Funded Research Projects


Restoring Disturbed Energy Homeostasis in SMA motor neurons

Principal investigator(s):
Dr. Min Jeong Kye
University of Cologne
Grant Type:
Operating Grant
Start Year:
2 years
Call number:

Dr. Min Jeong Kye

Dr. Min Jeong Kye, Head of lab at the University of Cologne, was granted an SMA Europe award to see if restoring levels of the energy transport system in motor neurons using a series of molecules can ameliorate SMA phenotype.

In Focus


SMA is caused by mutation/deletion of the SMN1 gene. This gene produces a protein called SMN, which is crucial for the survival of the nerve cells involved in muscle function. The severity of SMA is determined by the copy number of a second gene, SMN2, which also produces the SMN protein, although only about 10% of the protein produced is viable.

Recent studies suggest that there are additional cellular mechanisms which determine the severity of disease, in addition to copy numbers of SMN2. Despite advanced understanding of the genetics involved in SMA, the cellular mechanisms which cause SMA are not yet completely understood. The team previously observed that the molecular pathways and cellular components which regulate energy in motor neurons are affected in SMA. More importantly, they found that the levels of cellular ATP (cells’ energy store & transport system) was lower in SMA motor neurons.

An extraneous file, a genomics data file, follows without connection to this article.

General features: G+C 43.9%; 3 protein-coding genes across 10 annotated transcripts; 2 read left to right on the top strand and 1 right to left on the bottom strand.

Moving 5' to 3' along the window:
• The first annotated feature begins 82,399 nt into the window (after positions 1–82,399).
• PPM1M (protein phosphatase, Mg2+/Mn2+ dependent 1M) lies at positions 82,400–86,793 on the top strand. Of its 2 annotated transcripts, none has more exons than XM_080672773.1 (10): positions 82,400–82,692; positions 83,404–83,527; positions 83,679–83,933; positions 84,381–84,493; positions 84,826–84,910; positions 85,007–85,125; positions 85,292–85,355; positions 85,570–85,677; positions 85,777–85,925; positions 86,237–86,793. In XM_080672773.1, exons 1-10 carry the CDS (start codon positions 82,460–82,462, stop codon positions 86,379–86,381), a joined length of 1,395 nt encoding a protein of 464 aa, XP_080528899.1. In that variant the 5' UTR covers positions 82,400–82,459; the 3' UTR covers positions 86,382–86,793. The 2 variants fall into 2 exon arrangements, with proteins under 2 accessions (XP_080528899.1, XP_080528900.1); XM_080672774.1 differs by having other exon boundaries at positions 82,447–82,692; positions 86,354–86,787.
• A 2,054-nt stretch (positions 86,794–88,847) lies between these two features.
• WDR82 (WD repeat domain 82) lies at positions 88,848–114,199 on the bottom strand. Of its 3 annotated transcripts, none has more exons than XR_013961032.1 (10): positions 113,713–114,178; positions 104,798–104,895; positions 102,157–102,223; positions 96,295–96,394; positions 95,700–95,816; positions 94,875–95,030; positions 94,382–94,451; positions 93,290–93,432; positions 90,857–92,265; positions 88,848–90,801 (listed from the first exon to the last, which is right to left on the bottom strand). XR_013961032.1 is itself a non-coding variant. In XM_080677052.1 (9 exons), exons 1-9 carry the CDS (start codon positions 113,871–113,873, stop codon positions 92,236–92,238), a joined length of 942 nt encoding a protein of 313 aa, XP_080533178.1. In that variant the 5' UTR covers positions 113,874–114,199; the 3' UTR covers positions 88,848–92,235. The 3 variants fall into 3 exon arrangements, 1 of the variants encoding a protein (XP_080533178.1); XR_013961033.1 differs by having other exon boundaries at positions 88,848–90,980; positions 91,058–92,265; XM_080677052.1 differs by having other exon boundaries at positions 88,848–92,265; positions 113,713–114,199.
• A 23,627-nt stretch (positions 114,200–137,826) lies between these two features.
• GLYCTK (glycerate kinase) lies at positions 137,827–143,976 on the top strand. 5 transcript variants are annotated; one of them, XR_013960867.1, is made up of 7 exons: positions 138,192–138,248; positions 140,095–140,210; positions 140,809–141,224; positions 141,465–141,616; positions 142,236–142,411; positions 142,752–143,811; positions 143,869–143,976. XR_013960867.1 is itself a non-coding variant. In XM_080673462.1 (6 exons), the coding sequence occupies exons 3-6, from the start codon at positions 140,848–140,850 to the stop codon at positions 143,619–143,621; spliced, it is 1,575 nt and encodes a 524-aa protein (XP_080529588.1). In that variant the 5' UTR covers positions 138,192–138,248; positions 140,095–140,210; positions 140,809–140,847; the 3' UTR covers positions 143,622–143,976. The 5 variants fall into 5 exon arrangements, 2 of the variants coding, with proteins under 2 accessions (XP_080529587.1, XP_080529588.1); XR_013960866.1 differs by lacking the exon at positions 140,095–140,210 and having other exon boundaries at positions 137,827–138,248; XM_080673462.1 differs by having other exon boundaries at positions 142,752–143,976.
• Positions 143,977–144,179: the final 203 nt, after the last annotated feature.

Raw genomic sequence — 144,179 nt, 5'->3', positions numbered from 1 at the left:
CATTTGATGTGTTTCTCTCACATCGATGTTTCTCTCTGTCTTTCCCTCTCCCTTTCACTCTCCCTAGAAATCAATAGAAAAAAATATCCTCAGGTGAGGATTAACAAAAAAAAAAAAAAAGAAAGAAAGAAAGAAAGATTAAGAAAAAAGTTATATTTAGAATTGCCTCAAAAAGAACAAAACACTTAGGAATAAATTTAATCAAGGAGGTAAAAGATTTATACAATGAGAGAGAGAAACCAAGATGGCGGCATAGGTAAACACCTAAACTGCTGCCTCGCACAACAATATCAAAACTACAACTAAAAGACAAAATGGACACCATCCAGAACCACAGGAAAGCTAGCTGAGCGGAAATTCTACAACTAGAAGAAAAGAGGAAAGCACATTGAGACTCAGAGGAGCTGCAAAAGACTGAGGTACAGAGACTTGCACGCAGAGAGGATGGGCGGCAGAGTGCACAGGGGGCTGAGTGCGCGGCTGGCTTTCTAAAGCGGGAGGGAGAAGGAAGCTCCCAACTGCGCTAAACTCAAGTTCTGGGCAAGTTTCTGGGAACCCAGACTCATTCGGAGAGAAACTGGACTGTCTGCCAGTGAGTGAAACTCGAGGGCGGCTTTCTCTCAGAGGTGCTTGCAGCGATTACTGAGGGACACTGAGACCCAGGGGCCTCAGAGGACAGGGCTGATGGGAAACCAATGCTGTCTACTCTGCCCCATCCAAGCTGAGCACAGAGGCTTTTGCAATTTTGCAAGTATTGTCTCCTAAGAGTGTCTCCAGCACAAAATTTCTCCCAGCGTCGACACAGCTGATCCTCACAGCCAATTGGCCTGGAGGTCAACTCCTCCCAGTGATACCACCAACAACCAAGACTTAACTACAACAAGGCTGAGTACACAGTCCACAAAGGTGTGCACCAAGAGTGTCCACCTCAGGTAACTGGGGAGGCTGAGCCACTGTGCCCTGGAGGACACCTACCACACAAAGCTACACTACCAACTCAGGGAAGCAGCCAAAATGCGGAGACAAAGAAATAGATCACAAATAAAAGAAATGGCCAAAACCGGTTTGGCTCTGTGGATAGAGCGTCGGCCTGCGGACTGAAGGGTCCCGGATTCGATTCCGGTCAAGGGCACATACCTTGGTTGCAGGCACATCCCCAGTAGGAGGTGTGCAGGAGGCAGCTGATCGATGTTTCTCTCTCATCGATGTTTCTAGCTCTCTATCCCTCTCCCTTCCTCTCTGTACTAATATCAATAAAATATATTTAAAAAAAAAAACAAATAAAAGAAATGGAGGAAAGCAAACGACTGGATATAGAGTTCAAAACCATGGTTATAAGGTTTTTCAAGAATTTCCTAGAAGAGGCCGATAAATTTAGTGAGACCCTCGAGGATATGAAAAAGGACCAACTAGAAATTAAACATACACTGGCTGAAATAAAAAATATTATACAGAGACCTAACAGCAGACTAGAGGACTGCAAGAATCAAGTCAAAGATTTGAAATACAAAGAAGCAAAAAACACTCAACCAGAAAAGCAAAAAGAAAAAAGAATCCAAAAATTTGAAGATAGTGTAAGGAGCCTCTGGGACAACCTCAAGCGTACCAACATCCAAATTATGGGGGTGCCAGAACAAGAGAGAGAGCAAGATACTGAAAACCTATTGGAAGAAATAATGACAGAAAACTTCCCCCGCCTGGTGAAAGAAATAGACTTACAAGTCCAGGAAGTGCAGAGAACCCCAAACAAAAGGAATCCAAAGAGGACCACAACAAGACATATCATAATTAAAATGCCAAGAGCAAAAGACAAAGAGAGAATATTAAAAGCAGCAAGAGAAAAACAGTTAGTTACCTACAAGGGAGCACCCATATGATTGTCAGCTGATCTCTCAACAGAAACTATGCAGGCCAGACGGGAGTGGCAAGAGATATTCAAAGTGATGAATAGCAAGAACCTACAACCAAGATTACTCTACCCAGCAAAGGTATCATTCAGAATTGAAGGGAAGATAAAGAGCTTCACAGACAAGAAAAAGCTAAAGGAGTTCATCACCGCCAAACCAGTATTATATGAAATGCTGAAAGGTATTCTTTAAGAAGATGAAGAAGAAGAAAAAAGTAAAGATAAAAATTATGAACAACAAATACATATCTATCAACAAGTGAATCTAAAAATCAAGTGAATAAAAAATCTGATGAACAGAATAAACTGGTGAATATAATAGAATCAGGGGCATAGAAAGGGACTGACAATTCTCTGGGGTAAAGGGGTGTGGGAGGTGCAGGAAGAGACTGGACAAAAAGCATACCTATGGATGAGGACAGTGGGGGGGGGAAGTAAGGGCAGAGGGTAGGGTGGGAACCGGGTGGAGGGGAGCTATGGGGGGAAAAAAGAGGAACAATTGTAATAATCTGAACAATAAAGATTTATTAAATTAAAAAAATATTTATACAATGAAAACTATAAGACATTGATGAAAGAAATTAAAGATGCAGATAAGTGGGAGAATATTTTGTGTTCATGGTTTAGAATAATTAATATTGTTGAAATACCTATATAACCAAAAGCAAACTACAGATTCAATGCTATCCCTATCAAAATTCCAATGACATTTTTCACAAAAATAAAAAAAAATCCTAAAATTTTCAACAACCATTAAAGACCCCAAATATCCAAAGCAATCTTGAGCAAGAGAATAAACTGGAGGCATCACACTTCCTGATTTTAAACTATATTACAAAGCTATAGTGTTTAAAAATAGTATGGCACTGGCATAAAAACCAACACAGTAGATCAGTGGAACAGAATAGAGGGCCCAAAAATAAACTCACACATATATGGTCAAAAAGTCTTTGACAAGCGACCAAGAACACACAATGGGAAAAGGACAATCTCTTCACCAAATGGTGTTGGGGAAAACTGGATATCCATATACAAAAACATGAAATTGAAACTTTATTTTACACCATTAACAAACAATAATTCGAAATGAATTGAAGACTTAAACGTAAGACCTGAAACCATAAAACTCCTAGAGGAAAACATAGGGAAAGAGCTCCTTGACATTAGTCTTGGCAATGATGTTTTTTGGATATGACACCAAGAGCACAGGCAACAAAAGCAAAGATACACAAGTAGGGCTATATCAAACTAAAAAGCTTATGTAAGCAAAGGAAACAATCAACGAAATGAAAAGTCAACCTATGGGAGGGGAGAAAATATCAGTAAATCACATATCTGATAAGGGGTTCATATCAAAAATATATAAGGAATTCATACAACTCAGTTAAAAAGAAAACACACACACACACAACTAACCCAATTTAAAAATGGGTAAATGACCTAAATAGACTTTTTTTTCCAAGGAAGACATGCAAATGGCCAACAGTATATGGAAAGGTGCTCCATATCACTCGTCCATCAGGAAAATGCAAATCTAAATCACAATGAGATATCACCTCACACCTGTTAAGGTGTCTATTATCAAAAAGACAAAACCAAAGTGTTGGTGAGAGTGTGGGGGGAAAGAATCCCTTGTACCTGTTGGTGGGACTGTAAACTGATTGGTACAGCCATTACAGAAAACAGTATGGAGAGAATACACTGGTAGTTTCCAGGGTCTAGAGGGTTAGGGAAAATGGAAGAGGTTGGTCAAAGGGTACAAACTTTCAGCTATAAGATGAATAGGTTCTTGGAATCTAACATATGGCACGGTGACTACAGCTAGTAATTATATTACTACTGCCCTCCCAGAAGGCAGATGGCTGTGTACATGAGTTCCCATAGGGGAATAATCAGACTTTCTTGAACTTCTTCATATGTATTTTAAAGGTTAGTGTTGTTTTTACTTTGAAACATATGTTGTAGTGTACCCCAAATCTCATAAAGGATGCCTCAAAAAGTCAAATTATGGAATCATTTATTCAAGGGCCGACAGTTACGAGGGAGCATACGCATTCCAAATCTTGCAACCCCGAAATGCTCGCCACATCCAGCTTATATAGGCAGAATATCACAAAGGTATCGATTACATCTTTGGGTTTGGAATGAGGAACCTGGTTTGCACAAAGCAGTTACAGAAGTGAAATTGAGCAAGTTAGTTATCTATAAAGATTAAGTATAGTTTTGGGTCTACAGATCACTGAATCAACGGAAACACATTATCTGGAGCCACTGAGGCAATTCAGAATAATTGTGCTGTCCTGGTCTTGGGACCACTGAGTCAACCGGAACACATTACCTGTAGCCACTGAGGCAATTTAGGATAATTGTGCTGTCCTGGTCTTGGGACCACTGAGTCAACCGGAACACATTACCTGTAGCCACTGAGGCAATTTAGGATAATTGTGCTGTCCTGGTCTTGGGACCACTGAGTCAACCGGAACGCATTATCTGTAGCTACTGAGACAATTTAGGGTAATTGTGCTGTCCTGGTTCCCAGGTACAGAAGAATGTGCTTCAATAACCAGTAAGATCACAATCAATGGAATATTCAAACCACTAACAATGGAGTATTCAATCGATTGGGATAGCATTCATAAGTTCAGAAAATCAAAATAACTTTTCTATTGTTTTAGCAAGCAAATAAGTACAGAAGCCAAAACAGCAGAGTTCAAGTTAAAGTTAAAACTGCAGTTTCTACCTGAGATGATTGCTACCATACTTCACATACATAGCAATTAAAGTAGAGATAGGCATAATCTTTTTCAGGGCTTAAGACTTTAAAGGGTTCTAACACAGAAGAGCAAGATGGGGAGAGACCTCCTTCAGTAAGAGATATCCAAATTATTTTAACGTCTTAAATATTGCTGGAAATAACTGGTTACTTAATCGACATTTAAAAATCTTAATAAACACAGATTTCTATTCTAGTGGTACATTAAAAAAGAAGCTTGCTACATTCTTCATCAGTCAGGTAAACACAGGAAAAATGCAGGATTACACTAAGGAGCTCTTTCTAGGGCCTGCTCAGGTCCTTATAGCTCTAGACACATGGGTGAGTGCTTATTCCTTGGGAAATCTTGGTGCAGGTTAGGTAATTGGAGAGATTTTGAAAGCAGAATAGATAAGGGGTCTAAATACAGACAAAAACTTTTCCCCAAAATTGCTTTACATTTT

What are the researchers aiming to do and why?

The team will seek to restore the levels of the energy transport system in motor neurons using a series of molecules to see whether this can ameliorate SMA phenotype.

How will this work benefit patients?

The current clinical trials in SMA which target SMN protein levels are showing great promise. Indeed, one such treatment has just been approved to treat all SMA patients in Europe and the US. Whilst this represents an important milestone in SMA research, it is also clear that these strategies fall significantly short of representing a cure for SMA. Therapies that target other/additional cellular and molecular pathways will likely be required to treat the full range of phenotypes and pathology observed in SMA patients across their life-span. The molecules the team will be using are druggable, which makes them relevant candidates for SMA therapy.